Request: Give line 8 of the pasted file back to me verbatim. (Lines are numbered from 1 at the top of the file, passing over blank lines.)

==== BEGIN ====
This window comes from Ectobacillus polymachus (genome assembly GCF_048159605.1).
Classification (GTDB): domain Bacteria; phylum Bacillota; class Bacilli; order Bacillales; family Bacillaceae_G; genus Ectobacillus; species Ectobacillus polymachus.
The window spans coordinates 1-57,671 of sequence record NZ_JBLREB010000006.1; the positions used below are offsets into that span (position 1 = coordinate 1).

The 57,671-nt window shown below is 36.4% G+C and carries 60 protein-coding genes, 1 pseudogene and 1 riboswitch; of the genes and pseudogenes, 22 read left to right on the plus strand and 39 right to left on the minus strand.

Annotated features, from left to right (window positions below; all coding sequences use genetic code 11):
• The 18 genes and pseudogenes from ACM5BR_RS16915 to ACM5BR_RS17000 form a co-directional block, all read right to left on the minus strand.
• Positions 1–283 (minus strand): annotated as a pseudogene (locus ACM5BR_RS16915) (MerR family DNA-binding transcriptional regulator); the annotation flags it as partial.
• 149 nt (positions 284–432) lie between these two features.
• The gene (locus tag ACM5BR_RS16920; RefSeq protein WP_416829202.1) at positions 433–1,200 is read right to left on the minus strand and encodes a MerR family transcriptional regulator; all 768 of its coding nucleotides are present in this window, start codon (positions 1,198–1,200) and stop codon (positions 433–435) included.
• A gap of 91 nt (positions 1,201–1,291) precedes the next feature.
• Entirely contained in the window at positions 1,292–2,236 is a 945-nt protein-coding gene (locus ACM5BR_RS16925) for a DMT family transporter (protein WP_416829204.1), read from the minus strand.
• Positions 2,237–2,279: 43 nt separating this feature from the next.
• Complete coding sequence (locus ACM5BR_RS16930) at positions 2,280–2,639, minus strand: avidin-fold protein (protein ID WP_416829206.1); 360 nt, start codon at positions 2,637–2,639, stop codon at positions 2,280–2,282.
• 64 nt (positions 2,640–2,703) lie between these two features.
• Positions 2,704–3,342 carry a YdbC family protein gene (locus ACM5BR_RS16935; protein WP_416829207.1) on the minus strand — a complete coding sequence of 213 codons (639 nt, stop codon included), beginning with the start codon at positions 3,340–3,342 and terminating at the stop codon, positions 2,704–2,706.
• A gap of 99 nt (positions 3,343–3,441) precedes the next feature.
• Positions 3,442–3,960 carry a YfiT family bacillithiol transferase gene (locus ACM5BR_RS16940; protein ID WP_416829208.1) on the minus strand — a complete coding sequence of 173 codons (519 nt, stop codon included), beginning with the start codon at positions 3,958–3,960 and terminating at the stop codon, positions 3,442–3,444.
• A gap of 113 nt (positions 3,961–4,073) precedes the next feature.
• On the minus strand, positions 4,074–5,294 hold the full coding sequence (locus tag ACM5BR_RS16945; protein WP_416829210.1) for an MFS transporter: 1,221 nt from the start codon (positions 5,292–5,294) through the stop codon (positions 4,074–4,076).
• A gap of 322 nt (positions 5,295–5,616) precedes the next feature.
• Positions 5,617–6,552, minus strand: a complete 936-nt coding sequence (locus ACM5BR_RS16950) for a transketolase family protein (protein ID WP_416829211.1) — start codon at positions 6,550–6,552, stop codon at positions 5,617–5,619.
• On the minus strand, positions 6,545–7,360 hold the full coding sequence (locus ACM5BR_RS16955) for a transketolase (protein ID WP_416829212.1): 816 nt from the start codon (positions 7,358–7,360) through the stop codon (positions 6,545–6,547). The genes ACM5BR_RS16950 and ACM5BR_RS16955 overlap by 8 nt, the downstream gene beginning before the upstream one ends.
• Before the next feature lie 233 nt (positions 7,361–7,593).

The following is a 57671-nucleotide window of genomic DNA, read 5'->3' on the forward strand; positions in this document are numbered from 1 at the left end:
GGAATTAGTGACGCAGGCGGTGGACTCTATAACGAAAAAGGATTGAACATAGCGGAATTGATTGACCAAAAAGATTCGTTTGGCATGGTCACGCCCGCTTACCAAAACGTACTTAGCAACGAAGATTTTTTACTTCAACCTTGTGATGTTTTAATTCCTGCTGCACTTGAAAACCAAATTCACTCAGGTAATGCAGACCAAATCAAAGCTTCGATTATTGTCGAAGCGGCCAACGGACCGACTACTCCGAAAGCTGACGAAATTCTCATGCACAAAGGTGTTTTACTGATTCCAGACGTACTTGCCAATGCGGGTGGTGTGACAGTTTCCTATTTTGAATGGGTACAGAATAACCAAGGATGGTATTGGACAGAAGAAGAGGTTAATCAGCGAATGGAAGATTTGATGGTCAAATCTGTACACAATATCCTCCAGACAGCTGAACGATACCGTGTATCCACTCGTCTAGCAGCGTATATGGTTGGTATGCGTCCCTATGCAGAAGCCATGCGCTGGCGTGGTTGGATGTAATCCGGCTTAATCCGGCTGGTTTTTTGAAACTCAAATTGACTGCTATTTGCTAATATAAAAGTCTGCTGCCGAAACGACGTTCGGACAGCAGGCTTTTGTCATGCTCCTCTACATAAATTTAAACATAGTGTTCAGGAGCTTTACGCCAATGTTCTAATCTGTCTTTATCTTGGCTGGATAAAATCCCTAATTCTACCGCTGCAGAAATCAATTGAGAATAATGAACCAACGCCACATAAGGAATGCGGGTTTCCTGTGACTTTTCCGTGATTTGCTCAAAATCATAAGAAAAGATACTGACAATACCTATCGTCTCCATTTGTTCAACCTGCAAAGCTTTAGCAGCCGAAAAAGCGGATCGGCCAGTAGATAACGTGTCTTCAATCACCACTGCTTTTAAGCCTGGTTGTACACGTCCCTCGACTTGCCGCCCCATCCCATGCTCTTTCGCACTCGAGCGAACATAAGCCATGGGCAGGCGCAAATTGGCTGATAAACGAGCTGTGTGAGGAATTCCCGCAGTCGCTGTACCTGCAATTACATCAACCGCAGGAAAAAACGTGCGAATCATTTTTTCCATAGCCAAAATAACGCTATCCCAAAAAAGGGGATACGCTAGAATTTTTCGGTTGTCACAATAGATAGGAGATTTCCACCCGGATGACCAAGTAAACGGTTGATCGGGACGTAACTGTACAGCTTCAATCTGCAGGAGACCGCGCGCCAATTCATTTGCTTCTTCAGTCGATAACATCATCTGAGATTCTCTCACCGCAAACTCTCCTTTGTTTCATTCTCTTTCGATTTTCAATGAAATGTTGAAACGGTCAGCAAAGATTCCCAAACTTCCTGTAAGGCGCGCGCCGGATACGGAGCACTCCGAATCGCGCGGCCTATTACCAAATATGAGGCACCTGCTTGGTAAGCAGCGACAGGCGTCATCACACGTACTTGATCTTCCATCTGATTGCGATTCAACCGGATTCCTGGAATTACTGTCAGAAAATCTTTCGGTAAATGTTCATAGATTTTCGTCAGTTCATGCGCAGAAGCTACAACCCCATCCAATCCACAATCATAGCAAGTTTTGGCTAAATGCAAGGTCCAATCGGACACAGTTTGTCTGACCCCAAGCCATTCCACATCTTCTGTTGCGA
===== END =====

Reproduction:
• 149 nt (positions 284–432) lie between these two features.